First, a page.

"To some degree, because our crowds have been so big and the attention we received is so high, people have sort of attempted to accelerate our timetable," he says. "We're very comfortable with the pace we're on."
And with that, he walks briskly to the driveway, where his motorcade whisks him away.
Obama didn't get the "rock star" image by accident. It was a carefully choreographed effort, right down to the sound effects and camera angles.
Look back at Earth Day in late April. The scene is a grass-covered hillside at the University of Iowa in Iowa City.
The sun beats down and anticipation builds like beads of sweat.
In the back of the crowd, folks are squinting. It's nearly a football field's distance to the stage. In between, it's a solid sea of people, some swaying to the rock music.
Any minute now, they expect to see the senator pop up on-stage. But Obama doesn't take the easy route. A buzz grows in the back of the huge gathering. Thousands of heads turn.
There he is. There, there … He's way in the back in a bright, white shirt. He's slowly making his way down a narrow pathway through the humanity. People reach to touch him. He touches them back.
Finally, he hops up some stairs, gives hugs to the VIPs and steps onto a simple platform, where he'll spend much of the next hour talking about the state of the union, the fate of the planet and this moment in history that he — and they — are supposed to seize.
Obama might cut the slightest physical profile in the race to win the nomination at the 2008 Democratic National Convention in Denver. But his speaking voice projects the most gravity.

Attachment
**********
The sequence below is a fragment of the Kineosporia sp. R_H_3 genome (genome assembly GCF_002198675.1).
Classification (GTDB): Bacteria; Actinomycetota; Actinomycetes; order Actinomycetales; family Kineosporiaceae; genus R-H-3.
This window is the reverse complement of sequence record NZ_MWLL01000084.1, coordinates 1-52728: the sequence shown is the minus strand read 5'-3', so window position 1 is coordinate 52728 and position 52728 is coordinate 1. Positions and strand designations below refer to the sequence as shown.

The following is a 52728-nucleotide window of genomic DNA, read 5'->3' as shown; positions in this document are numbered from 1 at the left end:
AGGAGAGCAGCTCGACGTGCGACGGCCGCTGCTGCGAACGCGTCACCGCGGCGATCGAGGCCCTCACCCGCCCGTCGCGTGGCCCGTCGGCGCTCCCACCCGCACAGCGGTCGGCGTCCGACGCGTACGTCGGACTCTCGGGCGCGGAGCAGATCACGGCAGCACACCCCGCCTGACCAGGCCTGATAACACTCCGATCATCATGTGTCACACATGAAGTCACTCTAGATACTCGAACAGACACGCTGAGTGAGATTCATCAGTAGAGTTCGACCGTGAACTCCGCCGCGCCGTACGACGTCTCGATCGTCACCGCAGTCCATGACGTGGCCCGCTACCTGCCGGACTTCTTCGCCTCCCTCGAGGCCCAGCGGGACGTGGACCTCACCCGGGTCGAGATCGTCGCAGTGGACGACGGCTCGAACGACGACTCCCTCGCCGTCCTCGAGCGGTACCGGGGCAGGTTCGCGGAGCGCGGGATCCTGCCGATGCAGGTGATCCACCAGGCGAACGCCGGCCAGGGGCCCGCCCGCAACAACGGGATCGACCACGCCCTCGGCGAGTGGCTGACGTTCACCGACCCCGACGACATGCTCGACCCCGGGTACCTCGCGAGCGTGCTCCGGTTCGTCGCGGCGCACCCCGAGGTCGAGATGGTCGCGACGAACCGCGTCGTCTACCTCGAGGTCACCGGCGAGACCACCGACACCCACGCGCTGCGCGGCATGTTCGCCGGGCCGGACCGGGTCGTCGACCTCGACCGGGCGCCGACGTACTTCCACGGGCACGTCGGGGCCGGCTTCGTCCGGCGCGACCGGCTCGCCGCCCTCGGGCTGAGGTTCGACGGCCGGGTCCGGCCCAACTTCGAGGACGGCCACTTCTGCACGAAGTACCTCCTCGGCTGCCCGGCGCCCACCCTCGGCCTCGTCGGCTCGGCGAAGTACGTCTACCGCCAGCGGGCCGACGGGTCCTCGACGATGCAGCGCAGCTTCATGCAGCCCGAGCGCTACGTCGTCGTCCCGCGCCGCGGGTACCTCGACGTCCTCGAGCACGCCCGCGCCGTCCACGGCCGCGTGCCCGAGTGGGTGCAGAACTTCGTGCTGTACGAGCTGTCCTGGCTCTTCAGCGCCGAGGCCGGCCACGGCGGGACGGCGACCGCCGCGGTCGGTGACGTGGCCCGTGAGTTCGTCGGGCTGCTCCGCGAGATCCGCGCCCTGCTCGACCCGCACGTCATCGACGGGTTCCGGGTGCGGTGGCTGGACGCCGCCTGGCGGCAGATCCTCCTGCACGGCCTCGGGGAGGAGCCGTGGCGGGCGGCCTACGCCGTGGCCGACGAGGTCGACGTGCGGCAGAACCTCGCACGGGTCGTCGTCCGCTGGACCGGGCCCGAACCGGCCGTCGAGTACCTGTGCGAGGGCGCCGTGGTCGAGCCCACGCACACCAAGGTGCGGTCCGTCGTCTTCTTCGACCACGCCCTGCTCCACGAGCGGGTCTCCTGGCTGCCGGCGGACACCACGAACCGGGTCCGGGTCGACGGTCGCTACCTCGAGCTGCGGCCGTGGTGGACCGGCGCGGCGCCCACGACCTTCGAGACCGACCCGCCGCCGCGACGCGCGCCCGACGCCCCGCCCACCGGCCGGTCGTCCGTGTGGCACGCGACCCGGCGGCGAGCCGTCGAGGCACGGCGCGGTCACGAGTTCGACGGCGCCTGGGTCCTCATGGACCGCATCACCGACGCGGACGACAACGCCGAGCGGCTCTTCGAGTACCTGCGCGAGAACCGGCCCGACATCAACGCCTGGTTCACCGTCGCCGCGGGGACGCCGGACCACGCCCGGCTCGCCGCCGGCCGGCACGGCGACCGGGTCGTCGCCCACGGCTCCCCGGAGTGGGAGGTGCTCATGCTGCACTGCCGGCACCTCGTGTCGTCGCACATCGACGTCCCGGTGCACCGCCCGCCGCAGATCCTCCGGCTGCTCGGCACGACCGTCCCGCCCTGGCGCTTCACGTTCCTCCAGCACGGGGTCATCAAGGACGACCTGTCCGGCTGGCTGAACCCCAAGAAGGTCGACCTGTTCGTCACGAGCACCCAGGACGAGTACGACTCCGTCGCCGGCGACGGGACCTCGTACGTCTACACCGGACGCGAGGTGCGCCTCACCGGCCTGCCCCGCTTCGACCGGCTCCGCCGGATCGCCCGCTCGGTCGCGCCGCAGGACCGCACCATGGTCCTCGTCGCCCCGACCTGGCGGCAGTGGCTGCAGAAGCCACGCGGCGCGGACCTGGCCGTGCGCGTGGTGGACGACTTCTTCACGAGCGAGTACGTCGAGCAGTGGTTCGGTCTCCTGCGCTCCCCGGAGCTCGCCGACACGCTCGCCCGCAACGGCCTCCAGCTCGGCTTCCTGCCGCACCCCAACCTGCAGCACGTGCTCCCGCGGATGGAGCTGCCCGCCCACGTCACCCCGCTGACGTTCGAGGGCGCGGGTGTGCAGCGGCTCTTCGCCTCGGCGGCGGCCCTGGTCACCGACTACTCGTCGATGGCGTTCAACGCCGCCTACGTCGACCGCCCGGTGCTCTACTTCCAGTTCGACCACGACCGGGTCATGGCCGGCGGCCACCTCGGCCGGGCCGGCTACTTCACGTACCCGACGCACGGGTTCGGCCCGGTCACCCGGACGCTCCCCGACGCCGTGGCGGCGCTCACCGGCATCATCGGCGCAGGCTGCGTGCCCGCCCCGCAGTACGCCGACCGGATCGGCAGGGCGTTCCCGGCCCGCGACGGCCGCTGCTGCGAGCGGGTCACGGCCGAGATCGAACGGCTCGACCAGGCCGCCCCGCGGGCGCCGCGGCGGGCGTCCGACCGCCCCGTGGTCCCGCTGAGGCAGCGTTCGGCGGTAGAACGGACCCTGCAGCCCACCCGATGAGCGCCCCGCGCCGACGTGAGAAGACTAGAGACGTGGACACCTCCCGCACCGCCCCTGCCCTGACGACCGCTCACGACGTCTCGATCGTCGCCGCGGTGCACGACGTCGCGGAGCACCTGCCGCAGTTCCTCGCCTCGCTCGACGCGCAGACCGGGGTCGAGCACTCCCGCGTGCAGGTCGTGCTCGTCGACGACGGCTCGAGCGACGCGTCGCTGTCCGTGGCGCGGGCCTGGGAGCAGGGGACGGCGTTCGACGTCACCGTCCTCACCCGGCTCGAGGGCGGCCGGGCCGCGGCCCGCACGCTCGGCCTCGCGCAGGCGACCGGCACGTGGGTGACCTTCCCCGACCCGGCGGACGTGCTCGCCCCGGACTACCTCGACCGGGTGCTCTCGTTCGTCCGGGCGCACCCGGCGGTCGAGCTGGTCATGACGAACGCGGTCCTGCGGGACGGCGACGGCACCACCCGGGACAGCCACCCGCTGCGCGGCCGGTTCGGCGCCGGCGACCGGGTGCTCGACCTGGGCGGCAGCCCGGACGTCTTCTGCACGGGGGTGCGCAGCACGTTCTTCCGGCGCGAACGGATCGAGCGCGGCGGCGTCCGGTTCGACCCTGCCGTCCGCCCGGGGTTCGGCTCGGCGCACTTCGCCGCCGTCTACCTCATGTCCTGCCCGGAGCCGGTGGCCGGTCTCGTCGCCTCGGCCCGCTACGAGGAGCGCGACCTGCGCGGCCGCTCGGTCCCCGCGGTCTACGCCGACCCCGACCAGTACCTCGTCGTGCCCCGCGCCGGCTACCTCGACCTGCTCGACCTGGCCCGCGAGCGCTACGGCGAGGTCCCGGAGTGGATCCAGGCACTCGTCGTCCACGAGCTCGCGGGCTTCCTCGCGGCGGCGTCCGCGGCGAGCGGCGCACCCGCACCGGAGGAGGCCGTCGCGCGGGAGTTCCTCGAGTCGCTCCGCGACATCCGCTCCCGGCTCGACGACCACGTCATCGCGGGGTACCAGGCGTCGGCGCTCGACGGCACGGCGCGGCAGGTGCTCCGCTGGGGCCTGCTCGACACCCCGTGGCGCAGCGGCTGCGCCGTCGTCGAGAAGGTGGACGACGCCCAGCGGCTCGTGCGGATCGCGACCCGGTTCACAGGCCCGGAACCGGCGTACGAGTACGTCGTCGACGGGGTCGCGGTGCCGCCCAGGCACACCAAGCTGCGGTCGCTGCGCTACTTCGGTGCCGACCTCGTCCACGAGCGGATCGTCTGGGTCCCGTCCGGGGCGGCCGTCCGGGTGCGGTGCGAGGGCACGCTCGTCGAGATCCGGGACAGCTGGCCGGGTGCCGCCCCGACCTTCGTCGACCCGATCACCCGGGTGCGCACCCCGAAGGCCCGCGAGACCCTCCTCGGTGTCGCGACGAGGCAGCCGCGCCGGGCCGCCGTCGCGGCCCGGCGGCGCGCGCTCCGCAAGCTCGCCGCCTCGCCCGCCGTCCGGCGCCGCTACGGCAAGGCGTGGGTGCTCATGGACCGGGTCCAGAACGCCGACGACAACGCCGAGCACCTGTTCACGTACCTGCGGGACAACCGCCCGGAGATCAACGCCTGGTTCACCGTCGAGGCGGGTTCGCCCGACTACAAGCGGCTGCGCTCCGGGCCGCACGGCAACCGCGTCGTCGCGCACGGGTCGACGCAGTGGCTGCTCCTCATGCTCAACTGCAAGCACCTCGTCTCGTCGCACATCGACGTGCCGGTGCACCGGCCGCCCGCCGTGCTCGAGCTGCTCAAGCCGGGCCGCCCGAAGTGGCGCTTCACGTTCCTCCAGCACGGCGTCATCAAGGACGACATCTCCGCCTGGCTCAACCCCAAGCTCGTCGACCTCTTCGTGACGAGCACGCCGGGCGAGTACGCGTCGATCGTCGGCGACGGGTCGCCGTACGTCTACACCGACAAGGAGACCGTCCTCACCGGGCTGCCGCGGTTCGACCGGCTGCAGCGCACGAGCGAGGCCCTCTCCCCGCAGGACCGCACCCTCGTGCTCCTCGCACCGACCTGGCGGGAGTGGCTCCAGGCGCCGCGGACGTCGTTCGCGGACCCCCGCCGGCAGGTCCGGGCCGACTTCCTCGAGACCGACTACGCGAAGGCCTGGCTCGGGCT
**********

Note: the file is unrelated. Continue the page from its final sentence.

"As I approached this campaign, I had to ask myself, 'Why now? Why us?' " Obama tells the Iowa City crowd, which has grown as quiet as a church congregation. "The answer is because the country is calling us. History beckons us."
There's silence as he denounces the "cynicism" he thinks has taken over the society, cheers when he talks about hope.
The crowd is hushed when he talks about the environment, and applauds when he talks about enacting tougher, California-like pollution standards.
Folks roar their approval when he talks about health insurance for "every single American."
A tense silence takes over when he talks about the war in Iraq. Then the crowd raises its voice along with him when he alludes to rival candidates serving in Congress and says the war "should have never been authorized."
Without naming Sen. Hillary Rodham Clinton of New York, he has tried to set himself up as the one major candidate who was on record against the war before it started.
By the time he leaves the stage, the people in the grass are riled up and swaying to the Motown song, "Your Love is Lifting Me Higher."